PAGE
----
by devonsp

Devon Sproule & Mike O’Neill – ‘Colours’

Review by Jordaan Mason

It’s hard not to think that a title like Colours is meant to evoke autumn. As I’ve been taking in this record, I’ve been watching the leaves change, the sky shift, the moon hang red over the city. And to consider Colours a fall album is somewhat unfair. Sure, it’s matching the mood of the days getting shorter, the desire to go to quieter bars, to stay in and sleep (I’m thinking particularly of the horn parts on songs like “The Fan” and “The Shallow End”). It’s hard not to think of music somewhat seasonally, but this wouldn’t give the full range of Colours its due.

Devon Sproule and Mike O’Neill’s first full collaborative project is a cross-pollination of two very disparate personalities attempting to find a kind of unity. This duet is the heart of the record, which starts to feel like a conversation. On the opening track, Devon Sproule sings, “You can come home.” Mike O’Neill responds, “I can’t go home/ though the wind is getting meaner/ I can feel it in my bones/ nobody’s gonna be there” (“Magic in the Panic”). There’s an intimacy that develops between the two voices as the record progresses; it feels like an exchange of letters between friends at different intervals in their lives.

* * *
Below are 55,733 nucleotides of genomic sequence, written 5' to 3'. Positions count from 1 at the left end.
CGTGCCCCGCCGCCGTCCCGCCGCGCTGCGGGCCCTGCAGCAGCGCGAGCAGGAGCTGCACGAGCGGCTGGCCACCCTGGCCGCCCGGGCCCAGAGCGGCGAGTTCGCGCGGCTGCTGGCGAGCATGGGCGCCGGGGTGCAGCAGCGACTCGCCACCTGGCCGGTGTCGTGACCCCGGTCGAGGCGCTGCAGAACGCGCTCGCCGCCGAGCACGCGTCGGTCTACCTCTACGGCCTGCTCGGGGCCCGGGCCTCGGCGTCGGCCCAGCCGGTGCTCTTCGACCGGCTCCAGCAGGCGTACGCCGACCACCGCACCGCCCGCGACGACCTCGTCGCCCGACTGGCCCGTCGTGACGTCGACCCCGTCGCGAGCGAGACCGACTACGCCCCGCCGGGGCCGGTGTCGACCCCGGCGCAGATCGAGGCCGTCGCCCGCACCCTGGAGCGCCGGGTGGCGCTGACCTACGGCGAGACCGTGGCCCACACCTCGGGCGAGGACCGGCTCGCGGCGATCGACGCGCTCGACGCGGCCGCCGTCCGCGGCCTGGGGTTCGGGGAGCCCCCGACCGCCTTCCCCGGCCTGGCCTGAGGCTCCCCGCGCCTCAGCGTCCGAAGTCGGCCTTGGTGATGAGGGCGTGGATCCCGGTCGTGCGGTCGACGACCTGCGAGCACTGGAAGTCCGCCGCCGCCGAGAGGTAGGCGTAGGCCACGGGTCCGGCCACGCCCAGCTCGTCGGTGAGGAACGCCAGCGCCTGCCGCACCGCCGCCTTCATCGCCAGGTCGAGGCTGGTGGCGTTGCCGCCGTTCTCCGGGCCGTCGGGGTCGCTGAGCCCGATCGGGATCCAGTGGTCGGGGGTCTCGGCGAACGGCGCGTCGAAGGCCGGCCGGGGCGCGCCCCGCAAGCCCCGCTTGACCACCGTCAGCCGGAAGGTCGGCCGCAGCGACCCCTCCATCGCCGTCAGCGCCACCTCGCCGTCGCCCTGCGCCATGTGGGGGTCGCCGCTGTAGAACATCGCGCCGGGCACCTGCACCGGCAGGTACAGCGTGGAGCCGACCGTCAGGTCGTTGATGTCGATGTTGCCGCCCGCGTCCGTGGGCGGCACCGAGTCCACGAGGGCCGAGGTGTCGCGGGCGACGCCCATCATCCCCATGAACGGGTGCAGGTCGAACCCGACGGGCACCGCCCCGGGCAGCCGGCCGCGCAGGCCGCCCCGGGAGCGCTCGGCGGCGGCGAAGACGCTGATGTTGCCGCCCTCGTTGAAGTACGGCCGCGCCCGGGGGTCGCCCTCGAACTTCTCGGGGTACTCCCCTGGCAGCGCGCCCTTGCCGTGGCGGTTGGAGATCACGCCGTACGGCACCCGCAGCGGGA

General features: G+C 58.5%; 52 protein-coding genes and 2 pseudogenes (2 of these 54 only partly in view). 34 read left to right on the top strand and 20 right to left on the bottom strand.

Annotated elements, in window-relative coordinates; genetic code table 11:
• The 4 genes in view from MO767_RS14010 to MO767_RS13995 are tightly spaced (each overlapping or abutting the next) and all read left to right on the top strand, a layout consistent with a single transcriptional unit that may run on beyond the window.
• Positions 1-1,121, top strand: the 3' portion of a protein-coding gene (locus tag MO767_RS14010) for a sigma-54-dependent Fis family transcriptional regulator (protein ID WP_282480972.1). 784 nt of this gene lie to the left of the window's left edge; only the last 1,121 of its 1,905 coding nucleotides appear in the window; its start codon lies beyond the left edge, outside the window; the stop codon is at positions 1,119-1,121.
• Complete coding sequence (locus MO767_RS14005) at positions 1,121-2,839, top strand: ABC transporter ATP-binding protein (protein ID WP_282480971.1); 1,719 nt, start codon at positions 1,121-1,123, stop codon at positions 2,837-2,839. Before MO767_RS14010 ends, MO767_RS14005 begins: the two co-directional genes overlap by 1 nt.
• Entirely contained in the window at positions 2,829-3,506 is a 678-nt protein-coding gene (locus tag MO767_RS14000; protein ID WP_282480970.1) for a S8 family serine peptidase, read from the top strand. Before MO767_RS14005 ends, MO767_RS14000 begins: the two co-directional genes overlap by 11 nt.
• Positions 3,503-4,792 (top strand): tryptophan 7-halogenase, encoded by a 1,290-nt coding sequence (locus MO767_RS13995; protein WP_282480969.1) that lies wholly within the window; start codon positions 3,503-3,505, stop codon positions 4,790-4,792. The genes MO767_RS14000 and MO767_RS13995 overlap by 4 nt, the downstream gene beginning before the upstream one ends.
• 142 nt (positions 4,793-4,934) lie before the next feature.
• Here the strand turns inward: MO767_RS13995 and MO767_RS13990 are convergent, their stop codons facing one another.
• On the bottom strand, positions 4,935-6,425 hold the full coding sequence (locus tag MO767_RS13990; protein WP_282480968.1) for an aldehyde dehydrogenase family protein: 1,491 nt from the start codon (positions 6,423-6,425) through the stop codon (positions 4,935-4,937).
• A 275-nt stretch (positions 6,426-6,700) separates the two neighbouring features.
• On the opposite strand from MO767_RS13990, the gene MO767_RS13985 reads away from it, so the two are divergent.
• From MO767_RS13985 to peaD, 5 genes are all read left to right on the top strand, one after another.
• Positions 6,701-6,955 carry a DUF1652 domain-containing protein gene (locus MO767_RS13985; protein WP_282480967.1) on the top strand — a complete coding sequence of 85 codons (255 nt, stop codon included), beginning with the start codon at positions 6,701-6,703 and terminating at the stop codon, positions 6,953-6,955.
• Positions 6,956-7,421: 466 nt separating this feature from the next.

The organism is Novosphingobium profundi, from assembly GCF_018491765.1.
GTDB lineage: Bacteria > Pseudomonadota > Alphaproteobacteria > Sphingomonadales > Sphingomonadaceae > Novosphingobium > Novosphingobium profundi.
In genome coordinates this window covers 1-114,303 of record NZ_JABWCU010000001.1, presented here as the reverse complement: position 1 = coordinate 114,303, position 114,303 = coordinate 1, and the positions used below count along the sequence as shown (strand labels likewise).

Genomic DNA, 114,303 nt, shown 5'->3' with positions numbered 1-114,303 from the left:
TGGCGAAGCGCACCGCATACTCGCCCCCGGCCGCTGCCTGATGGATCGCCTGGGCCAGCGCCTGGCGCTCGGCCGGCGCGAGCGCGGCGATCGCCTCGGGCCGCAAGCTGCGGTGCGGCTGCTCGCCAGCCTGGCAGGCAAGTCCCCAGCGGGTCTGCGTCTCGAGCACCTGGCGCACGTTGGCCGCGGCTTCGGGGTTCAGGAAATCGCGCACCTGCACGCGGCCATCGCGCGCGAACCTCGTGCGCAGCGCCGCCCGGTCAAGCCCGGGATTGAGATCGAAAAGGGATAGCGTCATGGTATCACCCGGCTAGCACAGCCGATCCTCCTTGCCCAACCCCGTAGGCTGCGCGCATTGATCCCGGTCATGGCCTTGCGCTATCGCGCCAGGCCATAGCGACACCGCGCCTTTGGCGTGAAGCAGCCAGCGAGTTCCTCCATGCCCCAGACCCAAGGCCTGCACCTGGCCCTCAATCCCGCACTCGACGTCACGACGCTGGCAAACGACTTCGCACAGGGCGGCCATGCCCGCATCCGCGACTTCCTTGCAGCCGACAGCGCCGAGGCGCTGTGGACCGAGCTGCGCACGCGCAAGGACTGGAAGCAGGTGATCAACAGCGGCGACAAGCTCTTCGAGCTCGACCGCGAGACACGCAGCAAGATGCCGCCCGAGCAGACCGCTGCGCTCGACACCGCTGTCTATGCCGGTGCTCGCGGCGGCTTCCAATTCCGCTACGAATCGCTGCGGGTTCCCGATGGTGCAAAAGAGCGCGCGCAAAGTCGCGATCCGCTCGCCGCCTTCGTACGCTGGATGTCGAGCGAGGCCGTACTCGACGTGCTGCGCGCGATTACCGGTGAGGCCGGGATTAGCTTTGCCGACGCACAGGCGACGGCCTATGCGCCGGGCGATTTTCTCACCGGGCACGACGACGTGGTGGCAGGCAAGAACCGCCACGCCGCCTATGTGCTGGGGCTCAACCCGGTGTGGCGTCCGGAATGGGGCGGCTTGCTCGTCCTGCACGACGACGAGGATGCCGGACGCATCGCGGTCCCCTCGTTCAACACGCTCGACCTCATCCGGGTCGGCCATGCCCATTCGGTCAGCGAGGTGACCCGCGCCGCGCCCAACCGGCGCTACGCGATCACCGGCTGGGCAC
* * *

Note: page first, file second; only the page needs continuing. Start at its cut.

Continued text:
Some of the lyrics are immediately relatable, such as “I’ve always wanted it since I knew how to want” (“You Can’t Help It”). Others evoke a series of images stitched together, culminating in the kinds of lyrics you want to memorize just so that you can graffiti them onto buildings: “I have swam past his fingers/ they were perfect fifths into rivers/ I have secured to memory the shivers” (“Walking in the Folly”).

Musically, the album is ambitiously eclectic. For every moment that’s classifiable as “country,” for example, there’s a guitar line or a horn part that comes in and breaks any attempt to classify these songs into a single genre. This eclecticism is somehow never distracting—it feels rather organic. The songs that feel Mike-dominant are often much bigger and elaborate in their production, such as in “Talk to You,” whereas Devon tends to stick with more contemplative songs.

But that’s too easy of a dichotomy to make. The addition of Thom Gill and the rhythm section of Bernice noticeably transform many of these songs into something far different than what they may have started out as. This feels particularly true of songs like “Nobody Tells Me a Thing,” which starts off nicely with as a kind of slow-jam end-of-the-night country song with twangy guitars and crooning background vocals, which then builds and explodes into a rampage of electric guitar and keyboard improvisation. The songs are never treated as static objects. Like the words inside them, they grow, evolve, change.

The Colours of the album’s title are not external but rather internal seasons, the kaleidoscope of selves inside of us that we frequently hide and keep to ourselves. These songs allow the full complexity of those internal selves to be exposed and expressed through the confrontation and collaboration with another. An intimacy is ignited as a song is sung, as it is heard, and as it is hummed.